“So, she knew what she was getting into. There are a lot of things you have to deal with. Such as there are things my daughter can't do because she is Eli Gold's daughter. And she says, 'Dad, that's not fair'. And I tell her you are exactly right, ‘It's not fair, but unfortunately, it is the way it is.”

 

 Continuing, he adds, “But we [Stan and himself] are not millionaires, well, maybe Stan is, but we don't want for anything per se, though I have missed eighteen Thanksgivings in a row doing ballgames. I have a Christmas [day] NFL game this year. Would I like to be home on Christmas day? Yes, but you adjust. I don't say no to assignments, so it is not an easy balance, but the family understands and off I go.”

 

 As to what sports has taught them in life, Stan says, “Adversity, endurance more than anything. If you are around sports long enough, you are going to lose. The best players, whether they [are] hockey, football, baseball [players], whatever, you are going to lose. It's how you handle that adversity. How you pick yourself back up, is what sports has taught me. No one is going to feel sorry for you. I was on some pretty average teams in college, and I was on a great team. When on that below average team, I [being the quarterback at Auburn] was the scape goat. But that next year when we went undefeated, I was the hero.”

 

 Continuing, Stan says, “As I listened to Eli talking, and I use a lot of acronyms, maybe because I'm too dumb to think of anything else, but one thing I see in the nineteen to twenty year-old and younger, and the acronym I like to use is EARN it.

 

 It means E = Educate yourself to whatever you are doing, whatever career you are in, because if you don't learn you won't go far. A = Attitude; the attitude you have when you go to work and putting it all on the line. R = Respect; respect the title, respect the job you are doing. N= Do It NOW; don't put it off. The kids [today] seem to have an elitist attitude where they can take whether than earn what they have. I try to emphasize to EARN it; don't like it if it is given to you. Earning something is more satisfying.”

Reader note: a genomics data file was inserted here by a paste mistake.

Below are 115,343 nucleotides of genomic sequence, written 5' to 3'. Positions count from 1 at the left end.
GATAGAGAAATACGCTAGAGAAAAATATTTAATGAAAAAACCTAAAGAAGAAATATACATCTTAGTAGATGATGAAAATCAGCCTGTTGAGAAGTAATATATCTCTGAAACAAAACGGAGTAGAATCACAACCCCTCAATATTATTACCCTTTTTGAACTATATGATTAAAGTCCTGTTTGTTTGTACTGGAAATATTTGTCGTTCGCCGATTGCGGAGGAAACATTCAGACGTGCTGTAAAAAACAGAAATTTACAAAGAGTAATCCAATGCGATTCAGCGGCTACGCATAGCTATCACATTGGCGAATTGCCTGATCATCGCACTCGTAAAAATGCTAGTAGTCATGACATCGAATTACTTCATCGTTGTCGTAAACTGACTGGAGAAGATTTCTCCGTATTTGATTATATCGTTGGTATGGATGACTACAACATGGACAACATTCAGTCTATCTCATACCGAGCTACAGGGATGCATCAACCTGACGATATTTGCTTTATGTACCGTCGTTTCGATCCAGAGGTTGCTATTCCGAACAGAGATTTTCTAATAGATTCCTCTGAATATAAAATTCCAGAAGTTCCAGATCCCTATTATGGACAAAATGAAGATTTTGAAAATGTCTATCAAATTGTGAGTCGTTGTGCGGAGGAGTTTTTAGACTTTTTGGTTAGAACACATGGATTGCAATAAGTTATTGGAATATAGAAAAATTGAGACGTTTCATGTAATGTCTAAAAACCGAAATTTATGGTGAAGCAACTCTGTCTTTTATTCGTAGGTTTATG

Eli chimes in, “I came down here [to the South] with in mind that I was no going to be the ugly New Yorker who knew everything. I realized very quickly that when push came to shove, to whatever the issue might have been, I was on somebody else's turf, and I was not gonna say, 'Look, this is how we did it in New York, and this is how it has to be done.'’ If somebody has to give, I always gave. I always backed off.”

 

 Then a month or two later, Eli began to make suggestions as to what worked in New York at other positions. He was very passive in his dealings with people, but he loved it in Birmingham in the late 1970's.

 

 “There was no rush traffic, there was rush minutes,” he explains. “We had no traffic. In New York, I didn't have a car – I didn't even have a driver’s license until I was twenty-four. People here [in Birmingham] would nod at you and say 'Good morning'. The only time people in New York nod at you was to let you know that a mugger was closing in on you from the rear. I had just enough of that. Down here there were trees, open spaces, and an easy pace.”

 

 Summing up his life, he says, “Eli Gold is a nice guy who loves life and has been blessed to do what he has always wanted to do; a guy with a big mouth who has been able to chase a dream and realize that dream.”

 

 Eli concludes by saying his favorite sport might be hockey; “It is how I got my start,” he says. “I was a season ticket holder; I still love the National Hockey League and I have the Center Ice Package on TV. That doesn't mean I don't love the Alabama games, I do. There is a difference there. I am emotionally tied to the Alabama Crimson Tide. I don't particular care who wins a race, or an NFL game, or a hockey match, and for me I love to sit down and watch a hockey game, but...it's an impossible question to answer without ticking somebody off, but I wouldn't trade anything for hockey.”